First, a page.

By Jim Schutze
By Rachel Watts
By Lauren Drewes Daniels
By Anna Merlan
By Lee Escobedo
By Eric Nicholson
"Kenneth, you remember that name you used?" the gunman shot back in a West Indian accent. "Don't ever use it again."
He fired a single shot. It blew out Covington's eye. LaTonya glanced over and saw an eyeball in his mouth.
Lizzie reacted instantly. She ducked on her knees, head to the floor, pretending she'd gone down with the first shot.
Just then, LaTonya says, Money Mike shot her. Her arm jerked up and back, she says, like it had been blown from her body. She yanked it back and was holding it with her teeth when the room blew up in light and sound. Someone sprayed the tub with semiautomatic gunfire. LaTonya passed out.
The kids' recollections are fragmented after that. One remembers hearing the gunmen talk about leaving by the back stairs; moments afterward, Oudems, shot four times in his leg, arm and side, pulled himself out of the tub and staggered down the apartment hallway, leaving streaks of blood. He stumbled down the outside stairs and sprawled on his face on the sidewalk. Youngster lay there, bleeding profusely, when he saw a man's feet beside him. "Oh, man, no," he heard the man say, and he recognized the voice. It was Junior, his Jamaican boss.
"Help me, help me," Youngster groaned.
Junior rushed up the stairs to the apartment, gun in hand, looked inside and ran back down. When he heard sirens in the distance, he tore out of there and left the boy, who nearly bled to death.
The cops who arrived at Cleveland Street just minutes later would call it one of the bloodiest crime scenes they'd ever seen, like an "assassination." One officer would testify that paramedics were pulling out the naked body of a girl covered in blood. He figured that was it; then someone shouted, "There's more!"
By then, the water had overflowed and left a bloody residue on the tile floor. The drain was clogged with bullets and bits of flesh. Covington was still in the tub, critically wounded in the head.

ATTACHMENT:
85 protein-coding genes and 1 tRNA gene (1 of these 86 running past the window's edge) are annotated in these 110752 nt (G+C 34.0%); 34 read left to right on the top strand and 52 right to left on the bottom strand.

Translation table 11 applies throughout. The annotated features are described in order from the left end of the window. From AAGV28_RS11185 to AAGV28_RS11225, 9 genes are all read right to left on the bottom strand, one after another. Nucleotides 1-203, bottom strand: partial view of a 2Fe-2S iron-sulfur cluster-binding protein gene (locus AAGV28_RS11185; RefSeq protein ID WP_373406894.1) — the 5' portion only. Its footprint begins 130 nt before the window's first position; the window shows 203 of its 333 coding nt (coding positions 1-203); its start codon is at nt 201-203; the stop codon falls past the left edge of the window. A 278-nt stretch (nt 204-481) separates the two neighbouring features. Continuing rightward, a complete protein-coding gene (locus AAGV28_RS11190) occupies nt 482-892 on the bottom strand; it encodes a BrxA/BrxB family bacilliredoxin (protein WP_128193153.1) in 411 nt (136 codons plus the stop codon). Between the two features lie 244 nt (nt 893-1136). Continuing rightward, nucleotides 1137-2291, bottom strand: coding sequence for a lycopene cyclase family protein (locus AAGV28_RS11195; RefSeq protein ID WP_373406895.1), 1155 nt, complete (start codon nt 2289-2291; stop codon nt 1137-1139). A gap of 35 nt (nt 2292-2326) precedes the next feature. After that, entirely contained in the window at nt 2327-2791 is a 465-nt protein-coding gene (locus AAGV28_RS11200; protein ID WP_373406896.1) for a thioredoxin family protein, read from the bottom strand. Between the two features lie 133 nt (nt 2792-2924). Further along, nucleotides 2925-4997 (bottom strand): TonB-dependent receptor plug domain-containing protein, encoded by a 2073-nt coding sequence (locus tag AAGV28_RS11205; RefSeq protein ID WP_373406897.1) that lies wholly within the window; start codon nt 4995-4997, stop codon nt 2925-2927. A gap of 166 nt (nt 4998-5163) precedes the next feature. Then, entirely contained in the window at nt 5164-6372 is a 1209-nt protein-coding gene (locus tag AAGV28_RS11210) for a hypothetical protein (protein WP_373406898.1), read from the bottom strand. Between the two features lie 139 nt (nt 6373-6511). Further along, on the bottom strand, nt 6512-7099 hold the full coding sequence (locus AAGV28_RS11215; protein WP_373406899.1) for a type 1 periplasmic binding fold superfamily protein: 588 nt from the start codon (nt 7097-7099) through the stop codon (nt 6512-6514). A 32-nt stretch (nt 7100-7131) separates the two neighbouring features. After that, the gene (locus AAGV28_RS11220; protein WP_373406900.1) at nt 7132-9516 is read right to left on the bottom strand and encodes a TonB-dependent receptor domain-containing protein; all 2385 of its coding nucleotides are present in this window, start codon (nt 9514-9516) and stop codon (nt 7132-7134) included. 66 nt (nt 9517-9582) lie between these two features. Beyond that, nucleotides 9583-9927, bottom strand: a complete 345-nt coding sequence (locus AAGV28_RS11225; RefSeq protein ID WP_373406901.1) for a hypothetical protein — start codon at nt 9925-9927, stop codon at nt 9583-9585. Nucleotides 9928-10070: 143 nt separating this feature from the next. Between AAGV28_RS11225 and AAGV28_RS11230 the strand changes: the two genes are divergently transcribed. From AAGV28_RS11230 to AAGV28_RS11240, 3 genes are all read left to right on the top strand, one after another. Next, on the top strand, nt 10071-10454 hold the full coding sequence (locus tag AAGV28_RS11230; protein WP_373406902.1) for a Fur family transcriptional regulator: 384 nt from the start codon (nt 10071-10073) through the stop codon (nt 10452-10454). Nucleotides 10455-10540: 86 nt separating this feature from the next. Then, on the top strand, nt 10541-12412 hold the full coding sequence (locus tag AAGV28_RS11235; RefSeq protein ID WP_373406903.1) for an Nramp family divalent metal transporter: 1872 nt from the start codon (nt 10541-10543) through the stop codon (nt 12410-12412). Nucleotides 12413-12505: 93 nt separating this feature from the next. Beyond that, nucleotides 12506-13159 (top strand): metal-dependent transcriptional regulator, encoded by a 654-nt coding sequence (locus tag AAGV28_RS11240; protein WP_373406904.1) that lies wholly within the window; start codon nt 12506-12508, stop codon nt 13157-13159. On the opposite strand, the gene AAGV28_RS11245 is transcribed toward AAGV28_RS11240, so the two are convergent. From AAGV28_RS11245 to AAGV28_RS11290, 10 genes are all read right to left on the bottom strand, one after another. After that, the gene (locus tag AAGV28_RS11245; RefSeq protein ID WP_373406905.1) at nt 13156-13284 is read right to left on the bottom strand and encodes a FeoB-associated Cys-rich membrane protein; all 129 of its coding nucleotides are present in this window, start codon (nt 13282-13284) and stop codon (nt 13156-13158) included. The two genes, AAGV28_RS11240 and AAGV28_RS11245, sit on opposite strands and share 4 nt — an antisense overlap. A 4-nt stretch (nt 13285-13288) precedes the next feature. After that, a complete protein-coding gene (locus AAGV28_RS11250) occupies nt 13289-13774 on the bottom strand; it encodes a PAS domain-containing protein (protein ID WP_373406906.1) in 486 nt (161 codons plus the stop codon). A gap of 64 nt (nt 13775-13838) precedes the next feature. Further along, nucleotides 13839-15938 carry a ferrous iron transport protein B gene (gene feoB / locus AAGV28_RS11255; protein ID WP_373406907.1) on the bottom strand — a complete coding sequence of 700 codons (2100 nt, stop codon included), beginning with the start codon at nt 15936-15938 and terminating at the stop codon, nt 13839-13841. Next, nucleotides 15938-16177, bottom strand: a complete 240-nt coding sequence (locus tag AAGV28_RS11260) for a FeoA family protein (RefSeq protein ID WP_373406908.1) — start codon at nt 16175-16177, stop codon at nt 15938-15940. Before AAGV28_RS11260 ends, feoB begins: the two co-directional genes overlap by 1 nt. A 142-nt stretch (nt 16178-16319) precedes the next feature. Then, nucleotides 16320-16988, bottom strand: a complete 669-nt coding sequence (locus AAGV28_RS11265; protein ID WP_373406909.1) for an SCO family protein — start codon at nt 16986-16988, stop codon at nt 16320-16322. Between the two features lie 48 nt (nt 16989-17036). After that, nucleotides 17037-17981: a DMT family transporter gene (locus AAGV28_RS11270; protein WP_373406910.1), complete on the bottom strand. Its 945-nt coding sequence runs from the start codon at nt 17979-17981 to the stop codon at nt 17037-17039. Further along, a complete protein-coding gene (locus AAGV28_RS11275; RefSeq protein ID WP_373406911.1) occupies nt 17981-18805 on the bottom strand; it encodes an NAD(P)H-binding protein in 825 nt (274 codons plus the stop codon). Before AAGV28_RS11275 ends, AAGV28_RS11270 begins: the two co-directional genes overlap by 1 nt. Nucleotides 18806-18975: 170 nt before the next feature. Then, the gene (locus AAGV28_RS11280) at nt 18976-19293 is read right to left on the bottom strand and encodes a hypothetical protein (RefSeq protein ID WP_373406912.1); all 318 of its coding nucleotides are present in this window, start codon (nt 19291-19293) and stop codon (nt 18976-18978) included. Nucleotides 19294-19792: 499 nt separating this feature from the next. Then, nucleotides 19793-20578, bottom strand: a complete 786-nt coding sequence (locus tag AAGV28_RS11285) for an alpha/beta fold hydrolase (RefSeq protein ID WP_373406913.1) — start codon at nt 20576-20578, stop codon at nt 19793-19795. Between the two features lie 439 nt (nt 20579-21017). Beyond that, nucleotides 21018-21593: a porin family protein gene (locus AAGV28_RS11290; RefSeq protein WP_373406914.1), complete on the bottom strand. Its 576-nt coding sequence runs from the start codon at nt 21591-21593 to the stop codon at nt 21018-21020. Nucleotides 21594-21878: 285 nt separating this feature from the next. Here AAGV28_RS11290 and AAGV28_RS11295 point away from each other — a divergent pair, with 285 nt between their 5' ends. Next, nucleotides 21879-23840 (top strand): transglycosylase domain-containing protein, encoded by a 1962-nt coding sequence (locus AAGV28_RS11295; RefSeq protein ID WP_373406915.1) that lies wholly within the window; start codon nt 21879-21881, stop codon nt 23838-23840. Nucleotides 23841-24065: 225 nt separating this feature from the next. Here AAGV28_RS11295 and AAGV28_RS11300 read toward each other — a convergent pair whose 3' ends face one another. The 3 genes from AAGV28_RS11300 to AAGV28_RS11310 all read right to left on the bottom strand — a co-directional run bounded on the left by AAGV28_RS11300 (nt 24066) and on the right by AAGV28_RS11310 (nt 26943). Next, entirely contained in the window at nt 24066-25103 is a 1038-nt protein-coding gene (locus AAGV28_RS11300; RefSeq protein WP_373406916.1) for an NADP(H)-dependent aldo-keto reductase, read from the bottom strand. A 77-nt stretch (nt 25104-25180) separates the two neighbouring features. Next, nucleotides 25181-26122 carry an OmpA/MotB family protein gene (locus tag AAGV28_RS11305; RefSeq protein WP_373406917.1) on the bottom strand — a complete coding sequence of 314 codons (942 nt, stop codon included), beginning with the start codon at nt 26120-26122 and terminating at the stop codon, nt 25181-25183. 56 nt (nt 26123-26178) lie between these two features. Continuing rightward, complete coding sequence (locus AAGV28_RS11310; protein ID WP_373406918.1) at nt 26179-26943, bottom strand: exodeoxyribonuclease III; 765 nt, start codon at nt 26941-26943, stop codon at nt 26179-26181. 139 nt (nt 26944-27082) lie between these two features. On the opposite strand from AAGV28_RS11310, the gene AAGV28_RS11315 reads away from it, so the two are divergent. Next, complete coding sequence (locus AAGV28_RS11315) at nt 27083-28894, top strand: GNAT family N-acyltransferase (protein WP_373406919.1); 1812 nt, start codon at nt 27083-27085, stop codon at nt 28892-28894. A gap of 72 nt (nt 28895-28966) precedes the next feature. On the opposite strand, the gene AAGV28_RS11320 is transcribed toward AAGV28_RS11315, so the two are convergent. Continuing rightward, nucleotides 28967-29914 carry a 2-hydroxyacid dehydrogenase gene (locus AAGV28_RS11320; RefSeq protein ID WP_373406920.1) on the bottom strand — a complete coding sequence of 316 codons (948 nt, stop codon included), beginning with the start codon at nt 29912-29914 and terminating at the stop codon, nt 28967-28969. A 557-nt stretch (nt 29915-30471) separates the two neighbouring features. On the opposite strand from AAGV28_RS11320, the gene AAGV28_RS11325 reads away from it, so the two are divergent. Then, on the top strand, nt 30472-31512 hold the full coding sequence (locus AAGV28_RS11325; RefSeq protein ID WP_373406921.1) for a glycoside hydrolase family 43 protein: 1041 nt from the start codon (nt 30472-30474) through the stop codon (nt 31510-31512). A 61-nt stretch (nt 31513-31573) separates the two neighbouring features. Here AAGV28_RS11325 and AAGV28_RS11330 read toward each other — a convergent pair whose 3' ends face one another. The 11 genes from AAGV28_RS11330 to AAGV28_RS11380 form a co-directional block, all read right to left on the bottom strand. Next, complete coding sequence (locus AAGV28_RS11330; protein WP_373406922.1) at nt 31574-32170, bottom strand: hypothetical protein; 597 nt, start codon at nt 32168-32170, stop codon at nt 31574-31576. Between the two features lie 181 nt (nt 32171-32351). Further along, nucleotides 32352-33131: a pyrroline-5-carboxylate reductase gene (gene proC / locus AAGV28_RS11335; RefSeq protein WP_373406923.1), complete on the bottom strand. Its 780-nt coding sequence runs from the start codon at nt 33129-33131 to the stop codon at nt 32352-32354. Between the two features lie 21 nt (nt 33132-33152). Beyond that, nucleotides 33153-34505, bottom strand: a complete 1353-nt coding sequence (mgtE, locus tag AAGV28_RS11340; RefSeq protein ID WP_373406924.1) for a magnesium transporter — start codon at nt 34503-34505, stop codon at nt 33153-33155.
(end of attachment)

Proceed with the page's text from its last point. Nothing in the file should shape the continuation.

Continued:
And Juniores Ray Mahan was dead.
Word filtered out on the street, passing from dope fiend to drifter until it reached clear across South Dallas to Elihu Street, where Daryl Oudems' father, a user himself, was hanging outside with some buddies. Out of the darkness came some crackheads with horror in their eyes. "You hear what happened on Cleveland? Man, they did a bloodbath. They put these young kids in a bathtub and shot 'em."
Jimmy Oudems instinctively thought about his son. He'd arrived at home in a cab earlier that evening, ran inside and took a shower, then handed his father a $10 bill: "Here, Daddy." Then he jumped in the cab and was gone again.
His mother found out first: That's my Daryl. "She was so tore up," Jimmy Oudems says. "She fell on her knees, went to praying. We both went to praying and crying."
Meanwhile, at Dallas' biggest trauma center, three teen-agers were fighting for their lives. Daryl Oudems was at Parkland Memorial Hospital, with doctors trying to stanch the blood flowing from an artery in his thigh.
Covington was also there; a bullet had plowed through his brain. LaTonya Williams was immediately ushered into surgery. She'd been literally shot full of holes, suffering 10 or 11 bullet wounds, just about everywhere but her head and heart. For a while, the police didn't know if the kids would pull through.
A few days later, they were still hanging on. Sergeant Hudson remembers his first words to LaTonya: "I can't believe you're still alive." He came to the hospital on June 5 to show her lineups of suspects in the shooting. Williams had another surprise: Even though she was groggy and in pain, she was able to pick out four men from some 30 photos Hudson showed her. Since her arm was in a cast, Williams signed "Tonya" in chicken scrawl on the back of each photo she recognized. In another room, Covington picked out three men.
Daryl Oudems, however, wouldn't even look at the photos. He knew the rules of the street, and he was appropriately terrified. He'd later explain in court why he didn't cooperate: "Because I didn't want to get shot no more."
Lizzie Williams, though unhurt, didn't recognize any of the gunmen's faces except Money Mike.
Still, Hudson had solid IDs on five suspects, all of whom had been in trouble with the law before. After the shooting, in fact, Dallas police had been flooded with information. People in South Dallas were sick of the violence and, in a trend that cut squarely against the stereotype, phoned in numerous bits of information, Hudson says. On June 7, he released the names and photos of five suspects: Mark Anthony Larmond, 19, known by the street name "Uzi"; Randy Shawn Brown, 19, who used his dancehall DJ stage name, "Trouble" (short for "Trouble Ranking"); Michael Charles Edwards, 19, better known as Money Mike; Christopher Barronette, 20, who had several aliases; and a man with a distinctive burn scar on his throat, Phillip King, 21. All except Money Mike were natives of Jamaica. Each was indicted for Mahan's murder.
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